“Before the war, only nine black Americans possessed commercial pilot certificates, and fewer than three hundred had private licenses. Training began at Tuskegee Army Air Field in July 1941; the first pilots received their wings the following spring, then waited a year before deploying to North Africa as the only black AAF unit in a combat zone. Commanding the squadron was Lieutenant Colonel Benjamin O. Davis, Jr., the thirty-year-old son of the Army’s sole black general. Young Davis at West Point had endured four years of silence from classmates who refused to speak to him because of his race, reducing him to what he called ‘an invisible man.’ From that ordeal, and from the segregated toilets, theaters, and clubs at Tuskegee, Davis concluded that blacks ‘could best overcome racist attitudes through their achievements,’ including prowess in the cockpit.” – Rick Atkinson, The Day of Battle

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Going to the mountaintop

April 11th, 2016 · No Comments

“Under pressure from black civic leaders and a crying need for fighters, three black Army divisions had been created: the 2nd Cavalry, which arrived in North Africa only to be disbanded to provide service troops; the 93rd Infantry, shipped to the Pacific; and the 92nd Infantry, which would arrive in Italy in late summer 1944 as the only African-American division to see combat in Europe. Officered above the platoon level almost exclusively by whites, the 92nd would endure trials by fire that only partly involved the Germans. Training was halted for two months to teach the men to read, since illiteracy in the division exceeded 60 percent. A black veteran later described ‘an intangible, elusive undercurrent of resentment, bitterness, even despair and hopelessness among black officers and enlisted men in the division.’ ” – Rick Atkinson, The Day of Battle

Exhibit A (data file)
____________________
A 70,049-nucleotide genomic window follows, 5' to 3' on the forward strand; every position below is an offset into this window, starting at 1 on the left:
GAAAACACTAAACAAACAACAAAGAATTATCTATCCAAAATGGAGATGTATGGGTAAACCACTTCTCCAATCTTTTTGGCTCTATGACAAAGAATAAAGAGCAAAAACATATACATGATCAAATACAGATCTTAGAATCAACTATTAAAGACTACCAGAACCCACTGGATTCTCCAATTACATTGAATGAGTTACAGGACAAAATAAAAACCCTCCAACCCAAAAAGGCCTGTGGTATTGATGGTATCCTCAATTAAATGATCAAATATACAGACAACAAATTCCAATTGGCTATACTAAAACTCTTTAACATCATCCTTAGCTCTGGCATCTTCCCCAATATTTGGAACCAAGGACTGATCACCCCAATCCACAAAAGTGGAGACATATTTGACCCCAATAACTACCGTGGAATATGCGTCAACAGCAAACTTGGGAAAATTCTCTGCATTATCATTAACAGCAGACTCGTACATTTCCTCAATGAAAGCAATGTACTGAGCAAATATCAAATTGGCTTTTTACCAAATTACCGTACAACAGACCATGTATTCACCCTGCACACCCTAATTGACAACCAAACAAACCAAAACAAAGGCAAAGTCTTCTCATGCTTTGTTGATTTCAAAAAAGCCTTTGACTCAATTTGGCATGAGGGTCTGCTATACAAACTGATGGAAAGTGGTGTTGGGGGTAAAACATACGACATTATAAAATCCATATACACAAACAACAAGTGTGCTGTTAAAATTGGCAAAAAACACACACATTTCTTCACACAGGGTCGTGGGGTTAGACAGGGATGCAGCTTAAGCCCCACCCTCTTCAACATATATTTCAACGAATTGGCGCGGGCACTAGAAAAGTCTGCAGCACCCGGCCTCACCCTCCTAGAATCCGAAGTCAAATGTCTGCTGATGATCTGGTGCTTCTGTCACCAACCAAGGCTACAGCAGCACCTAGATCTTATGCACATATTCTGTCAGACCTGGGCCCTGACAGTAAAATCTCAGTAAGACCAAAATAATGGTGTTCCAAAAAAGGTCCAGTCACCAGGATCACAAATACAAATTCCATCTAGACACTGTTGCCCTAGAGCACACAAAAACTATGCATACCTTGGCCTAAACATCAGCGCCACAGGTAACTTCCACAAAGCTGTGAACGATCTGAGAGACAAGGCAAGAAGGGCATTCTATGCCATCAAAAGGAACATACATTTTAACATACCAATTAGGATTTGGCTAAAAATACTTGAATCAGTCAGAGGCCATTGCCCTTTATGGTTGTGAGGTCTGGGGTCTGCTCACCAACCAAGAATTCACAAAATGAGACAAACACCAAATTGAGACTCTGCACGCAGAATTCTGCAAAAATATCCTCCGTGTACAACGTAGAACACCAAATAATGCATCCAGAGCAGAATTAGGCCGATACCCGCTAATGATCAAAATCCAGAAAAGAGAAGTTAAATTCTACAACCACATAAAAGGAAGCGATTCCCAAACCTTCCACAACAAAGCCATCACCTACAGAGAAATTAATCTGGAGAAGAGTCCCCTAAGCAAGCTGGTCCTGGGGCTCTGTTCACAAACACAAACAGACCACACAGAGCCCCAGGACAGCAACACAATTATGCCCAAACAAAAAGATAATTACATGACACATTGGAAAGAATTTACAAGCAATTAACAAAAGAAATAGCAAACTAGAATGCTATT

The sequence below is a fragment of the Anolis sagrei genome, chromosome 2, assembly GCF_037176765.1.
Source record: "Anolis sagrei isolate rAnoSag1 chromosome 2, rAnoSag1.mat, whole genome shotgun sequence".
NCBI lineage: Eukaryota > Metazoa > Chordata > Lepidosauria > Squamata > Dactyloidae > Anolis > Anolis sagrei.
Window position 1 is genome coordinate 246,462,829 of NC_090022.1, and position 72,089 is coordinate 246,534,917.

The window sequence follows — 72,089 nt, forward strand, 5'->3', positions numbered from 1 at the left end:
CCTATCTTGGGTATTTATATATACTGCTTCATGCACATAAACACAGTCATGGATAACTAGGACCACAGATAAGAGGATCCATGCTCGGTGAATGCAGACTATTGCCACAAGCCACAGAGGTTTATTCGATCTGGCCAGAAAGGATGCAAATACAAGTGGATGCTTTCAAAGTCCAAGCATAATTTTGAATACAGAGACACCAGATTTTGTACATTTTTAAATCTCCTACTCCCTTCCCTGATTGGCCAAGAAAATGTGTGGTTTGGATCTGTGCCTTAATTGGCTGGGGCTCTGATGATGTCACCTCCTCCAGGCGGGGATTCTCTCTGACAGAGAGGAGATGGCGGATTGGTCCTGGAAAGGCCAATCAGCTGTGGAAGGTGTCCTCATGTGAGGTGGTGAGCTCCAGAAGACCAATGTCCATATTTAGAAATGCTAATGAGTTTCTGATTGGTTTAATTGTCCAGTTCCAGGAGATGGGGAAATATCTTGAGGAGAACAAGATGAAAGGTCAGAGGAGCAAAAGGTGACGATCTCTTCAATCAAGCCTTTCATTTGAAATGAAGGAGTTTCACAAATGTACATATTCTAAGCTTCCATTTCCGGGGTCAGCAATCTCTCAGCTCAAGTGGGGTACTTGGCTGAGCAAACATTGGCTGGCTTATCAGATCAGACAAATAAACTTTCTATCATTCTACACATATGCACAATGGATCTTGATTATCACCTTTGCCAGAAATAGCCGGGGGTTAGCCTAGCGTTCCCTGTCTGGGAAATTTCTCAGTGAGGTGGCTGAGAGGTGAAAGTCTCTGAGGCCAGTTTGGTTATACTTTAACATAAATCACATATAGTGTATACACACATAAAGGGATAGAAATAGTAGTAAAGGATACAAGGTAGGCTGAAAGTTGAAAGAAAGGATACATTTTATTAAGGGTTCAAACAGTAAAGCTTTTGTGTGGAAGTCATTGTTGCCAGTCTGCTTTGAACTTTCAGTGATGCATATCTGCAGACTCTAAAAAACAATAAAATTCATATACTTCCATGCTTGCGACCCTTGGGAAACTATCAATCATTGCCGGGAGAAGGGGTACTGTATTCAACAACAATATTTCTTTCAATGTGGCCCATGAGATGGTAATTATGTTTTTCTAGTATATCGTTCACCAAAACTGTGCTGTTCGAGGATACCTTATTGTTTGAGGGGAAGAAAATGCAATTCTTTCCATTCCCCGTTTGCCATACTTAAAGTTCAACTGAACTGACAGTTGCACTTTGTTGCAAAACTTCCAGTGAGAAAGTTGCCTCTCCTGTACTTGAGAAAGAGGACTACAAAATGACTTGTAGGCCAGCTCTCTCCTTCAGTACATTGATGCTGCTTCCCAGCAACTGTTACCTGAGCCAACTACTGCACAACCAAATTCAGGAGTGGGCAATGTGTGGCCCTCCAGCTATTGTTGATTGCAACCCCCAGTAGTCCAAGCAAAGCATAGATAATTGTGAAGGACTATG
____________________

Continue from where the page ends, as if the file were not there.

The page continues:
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Studies reveal . . .

April 10th, 2016 · No Comments

“Among the prevalent stereotypes was a belief that blacks were too dumb, too lazy, or too apathetic to serve as combat troops. An Army study decried their ‘lack of education and mechanical skill,’ as well as ‘a venereal rate eight to ten times that of white troops, a tendency to abuse equipment, lack of interest in the war, and particularly among northern troops a concern for racial ‘rights,’ which often culminated in rioting.’ In the summer of 1943, only 17 percent of black soldiers were high school graduates, compared with 41 percent of whites. In Army tests that measured educational achievement rather than native intelligence, more than four in five blacks scored in the lowest two categories compared to fewer than one in three whites.” – Rick Atkinson, The Day of Battle